• Norman Mailer died on 11/10/2007. “Writer’s block is only a failure of the ego.” (The Naked and the Dead; The Executioner’s Song; Ancient Evenings; The Gospel According to the Son)
  • Kurt Vonnegut was born on 11/11/1922. “And I asked myself about the present: how wide it was, how deep it was, how much was mine to keep.” (The Sirens of Titan; Mother Night; Cat’s Cradle; Slaughterhouse-Five; Jailbird; Timequake)
  • Carlos Fuentes was born on 11/11/1928. “I need, therefore I imagine.” (Aura; Terra Nostra; The Old Gringo; Diana: the Goddess Who Hunts Alone; The Years with Laura Diaz)
  • Elizabeth Gaskell died on 11/12/1865. “Those who are happy and successful themselves are too apt to make light of the misfortune of others.” (Cranford; North and South; Wives and Daughters: An Everyday Story)
  • Robert Louis Stevenson was born on 11/13/1850. “Keep your fears to yourself, but share your courage with others.” (Treasure Island; Strange Case of Dr Jekyll and Mr Hyde; Kidnapped; The Master of Ballantrae)
  • Arthur Hugh Clough died on 11/13/1861. “My wind is turned to bitter north/That was so soft a south before.” (Tober-na-Vuolich; Mari Magno, or Tales on Board)
  • Saki (H.H. Munro) died on 11/13/1916. “The young have aspirations that never come to pass, the old have reminiscences of what never happened.” (The Westminster Alice; The Unbearable Bassington; When William Came)
  • Clementine Paddleford died on 11/13/1967. “Never grow a wishbone where your backbone ought to be!” (A Dickens Christmas Dinner; How America Eats)
  • Astrid Lindgren was born on 11/14/1907. “But still, if it’s true, how can it be a lie?” (Pippi Longstocking series; Bill Bergson series)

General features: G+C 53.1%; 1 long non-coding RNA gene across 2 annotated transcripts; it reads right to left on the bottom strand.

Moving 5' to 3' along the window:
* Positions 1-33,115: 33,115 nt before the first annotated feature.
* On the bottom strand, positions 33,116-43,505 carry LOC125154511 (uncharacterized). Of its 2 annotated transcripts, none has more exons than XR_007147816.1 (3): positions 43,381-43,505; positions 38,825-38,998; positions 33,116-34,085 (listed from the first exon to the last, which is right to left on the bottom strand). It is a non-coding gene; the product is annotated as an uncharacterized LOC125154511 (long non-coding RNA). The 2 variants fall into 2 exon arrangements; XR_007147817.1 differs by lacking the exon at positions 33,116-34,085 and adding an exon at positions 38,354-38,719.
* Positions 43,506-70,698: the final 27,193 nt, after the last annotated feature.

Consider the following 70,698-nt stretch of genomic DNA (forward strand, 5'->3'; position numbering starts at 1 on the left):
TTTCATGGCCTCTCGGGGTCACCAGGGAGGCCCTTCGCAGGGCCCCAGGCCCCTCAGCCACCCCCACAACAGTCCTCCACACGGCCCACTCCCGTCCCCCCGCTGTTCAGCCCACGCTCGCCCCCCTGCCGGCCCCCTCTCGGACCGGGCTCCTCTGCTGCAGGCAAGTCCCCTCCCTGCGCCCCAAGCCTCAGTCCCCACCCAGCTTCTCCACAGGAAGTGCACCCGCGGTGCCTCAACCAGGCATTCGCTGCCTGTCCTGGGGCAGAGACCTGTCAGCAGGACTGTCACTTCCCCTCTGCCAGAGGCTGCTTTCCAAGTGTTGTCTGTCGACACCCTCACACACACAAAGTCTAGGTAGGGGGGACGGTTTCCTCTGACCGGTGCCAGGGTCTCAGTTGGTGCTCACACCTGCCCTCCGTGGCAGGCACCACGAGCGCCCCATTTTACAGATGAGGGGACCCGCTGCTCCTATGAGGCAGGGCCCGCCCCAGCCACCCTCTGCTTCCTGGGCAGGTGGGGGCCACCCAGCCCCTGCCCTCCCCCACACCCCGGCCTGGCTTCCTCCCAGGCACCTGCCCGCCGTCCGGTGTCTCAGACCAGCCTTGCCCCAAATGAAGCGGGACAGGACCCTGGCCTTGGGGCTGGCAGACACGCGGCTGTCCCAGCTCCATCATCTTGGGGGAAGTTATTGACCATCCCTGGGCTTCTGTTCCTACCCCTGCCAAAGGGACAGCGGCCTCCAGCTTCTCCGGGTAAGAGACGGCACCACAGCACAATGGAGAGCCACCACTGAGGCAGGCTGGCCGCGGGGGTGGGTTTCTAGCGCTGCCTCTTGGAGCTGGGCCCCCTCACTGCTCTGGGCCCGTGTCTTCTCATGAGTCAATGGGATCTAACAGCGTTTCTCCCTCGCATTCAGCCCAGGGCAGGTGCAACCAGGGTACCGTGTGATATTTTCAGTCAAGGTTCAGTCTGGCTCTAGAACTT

• Booker T. Washington died on 11/14/1915. “I will permit no man to narrow and degrade my soul by making me hate him.” (Character Building; Up from Slavery; Working with the Hands)
  • Robert E. Sherwood died on 11/14/1955. “We all come from our own little planets. That’s why we’re all different. That’s what makes life interesting.” (Waterloo Bridge; Reunion in Vienna; The Petrified Forest; Idiot’s Delight; Abe Lincoln in Illinois; There Shall Be No Night)
  • Malcolm Muggeridge died on 11/14/1990. “Never forget that only dead fish swim with the stream.” (Three flats: a play in three acts; Winter in Moscow; In a valley of this restless mind)

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My Favourite (Dead) Playwrights*

George Bernard Shaw (1856-1950):

George Bernard Shaw, 1909

George Bernard Shaw. 1909.

Some plays: Mrs. Warren’s Profession; Arms and the Man; Candida; Major Barbara; The Doctor’s Dilemma; Pygmalion; Heartbreak House; Saint Joan; The Apple Cart; The Millionairess.

Henrik Ibsen (1828-1906):

Henrik Ibsen  by Gustav Borgen, 1898 or earlier

Henrik Ibsen by Gustav Borgen. 1898 or earlier.

Some plays: Peer Gynt; Pillars of Society; A Doll’s House; Ghosts; An Enemy of the People; The Wild Duck; Hedda Gabler; The Master Builder.

Anton Chekhov (1860-1904):

Anton Chekhov, 1900

Anton Chekhov. 1900.

Some Plays: The Bear; A Marriage Proposal; The Seagull; Uncle Vanya; Three Sisters; The Cherry Orchard.

Thornton Wilder (1897-1975):

Thornton Wilder, Yale Graduation Photo 1920

Thornton Wilder’s Yale graduation photo. 1920.

Some plays: The Long Christmas Dinner; Our Town; The Merchant of Yonkers; The Skin of Our Teeth; The Matchmaker. Continue reading